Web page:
DEV Community

Cover image for One of these two apple.com domains is fake
Pieter D
Pieter D

Posted on • Updated on

One of these two apple.com domains is fake

Five years ago, a security researcher registered a fake domain that is indistinguishable from apple.com. Chrome released a patch so people would be able to tell the difference. After an intense discussion and careful consideration, Firefox decided not to fix it. That's why the current version of Firefox still displays both domain as identical. What happened?

If you are reading this - and I have a hunch that you are - you know the basic Latin alphabet. What you might not think about every day is that lots of different alphabets are used across the world. Even within the Latin script, there are different alphabet flavors containing characters like ü, à, î, ł or ñ. Similarly, there is the Cyrillic script. It also has a lot of regional variations.

Latin and Cyrillic have some overlap. In some fonts, the lowercase Latin A happens to look exactly like the lowercase Cyrillic A. Same with the lowercase Latin P and the lowercase Cyrillic R. That's how I can write apple.com and аррӏе.com with different characters, and have them look identical in some fonts.

Analysis of the characters in the Cyrillic apple.com domain name

To help people recognize the difference, Chrome wrote a patch. Since then, domain names under Latin-character TLDs that consist only of Cyrillic lookalike characters now look different than the Latin domain. It now renders the fake apple.com domain name as xn--80ak6aa92e.com.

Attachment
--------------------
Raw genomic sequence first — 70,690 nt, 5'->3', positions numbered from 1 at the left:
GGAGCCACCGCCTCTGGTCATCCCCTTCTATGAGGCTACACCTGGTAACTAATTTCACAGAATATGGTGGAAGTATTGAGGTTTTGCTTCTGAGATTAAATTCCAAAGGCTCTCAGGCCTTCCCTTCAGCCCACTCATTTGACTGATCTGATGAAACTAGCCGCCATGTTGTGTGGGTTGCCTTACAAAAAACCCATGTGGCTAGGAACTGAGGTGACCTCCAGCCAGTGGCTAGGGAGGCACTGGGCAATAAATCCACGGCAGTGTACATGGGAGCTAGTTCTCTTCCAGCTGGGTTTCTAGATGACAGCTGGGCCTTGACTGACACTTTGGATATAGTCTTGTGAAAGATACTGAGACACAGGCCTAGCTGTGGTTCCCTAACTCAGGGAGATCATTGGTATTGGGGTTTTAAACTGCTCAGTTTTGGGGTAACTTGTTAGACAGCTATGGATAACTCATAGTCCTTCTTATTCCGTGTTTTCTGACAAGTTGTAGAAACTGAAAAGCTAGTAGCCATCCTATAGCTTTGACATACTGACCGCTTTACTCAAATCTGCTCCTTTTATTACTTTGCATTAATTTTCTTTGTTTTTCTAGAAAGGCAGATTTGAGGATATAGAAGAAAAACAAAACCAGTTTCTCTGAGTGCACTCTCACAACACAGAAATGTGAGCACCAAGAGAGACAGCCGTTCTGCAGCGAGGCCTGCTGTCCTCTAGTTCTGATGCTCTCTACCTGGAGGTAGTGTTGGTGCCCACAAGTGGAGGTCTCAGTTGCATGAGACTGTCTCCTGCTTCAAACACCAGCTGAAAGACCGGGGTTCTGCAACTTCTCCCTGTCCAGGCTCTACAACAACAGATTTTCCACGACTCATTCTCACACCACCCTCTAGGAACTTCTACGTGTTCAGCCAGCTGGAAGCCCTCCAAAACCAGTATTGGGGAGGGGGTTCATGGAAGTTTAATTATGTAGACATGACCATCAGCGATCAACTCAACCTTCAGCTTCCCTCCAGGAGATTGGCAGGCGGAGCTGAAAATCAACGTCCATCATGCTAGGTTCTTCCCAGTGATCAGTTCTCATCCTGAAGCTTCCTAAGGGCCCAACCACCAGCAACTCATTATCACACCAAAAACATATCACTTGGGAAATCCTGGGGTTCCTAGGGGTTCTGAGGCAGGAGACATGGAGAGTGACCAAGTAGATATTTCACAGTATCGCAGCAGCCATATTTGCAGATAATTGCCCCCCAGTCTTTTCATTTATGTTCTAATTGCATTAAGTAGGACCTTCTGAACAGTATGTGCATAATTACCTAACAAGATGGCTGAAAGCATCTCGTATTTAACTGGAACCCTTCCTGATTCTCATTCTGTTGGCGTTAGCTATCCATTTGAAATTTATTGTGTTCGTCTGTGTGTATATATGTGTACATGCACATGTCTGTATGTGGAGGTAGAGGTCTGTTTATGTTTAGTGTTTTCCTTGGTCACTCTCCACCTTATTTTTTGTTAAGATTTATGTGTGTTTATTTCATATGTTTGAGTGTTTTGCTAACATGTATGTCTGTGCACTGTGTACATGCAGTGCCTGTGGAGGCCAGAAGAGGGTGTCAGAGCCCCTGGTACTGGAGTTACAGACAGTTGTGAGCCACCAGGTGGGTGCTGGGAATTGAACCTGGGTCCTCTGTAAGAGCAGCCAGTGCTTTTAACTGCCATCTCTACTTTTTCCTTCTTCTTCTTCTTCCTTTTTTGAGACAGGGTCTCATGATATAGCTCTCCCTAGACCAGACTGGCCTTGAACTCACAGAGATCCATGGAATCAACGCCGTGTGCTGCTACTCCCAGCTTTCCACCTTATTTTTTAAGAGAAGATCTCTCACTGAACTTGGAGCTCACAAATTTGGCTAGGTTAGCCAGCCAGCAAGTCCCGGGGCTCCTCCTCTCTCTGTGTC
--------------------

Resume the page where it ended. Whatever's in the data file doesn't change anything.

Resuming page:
Firefox took a stance against the fix. Their reasoning is explained in the video, and they do have a point. The gist of it is that they want to treat Latin and Cyrillic as equals, and automatically treating either the Latin or Cyrillic variant as suspicious would go against that. They also argue that it's the .com registry's job to prevent the registration of lookalike domain names, which the registry isn't doing. Plus, Firefox still has Phishing Protection as a final line of defense.

So that's why five years later, you can still access the fake domain name in Firefox. Meanwhile, the fake domain hasn't been claimed by Apple, nor has it been taken offline by its domain registrar. Presumably, it's because it isn't actively trying to scam anyone. But it serves as a reminder that we have a lot of alphabets on this planet and that sometimes, this causes sticky situations.

Discussion (1)

Collapse
ozodimgba profile image
Ozodimgba

I believe Firefox did the right thing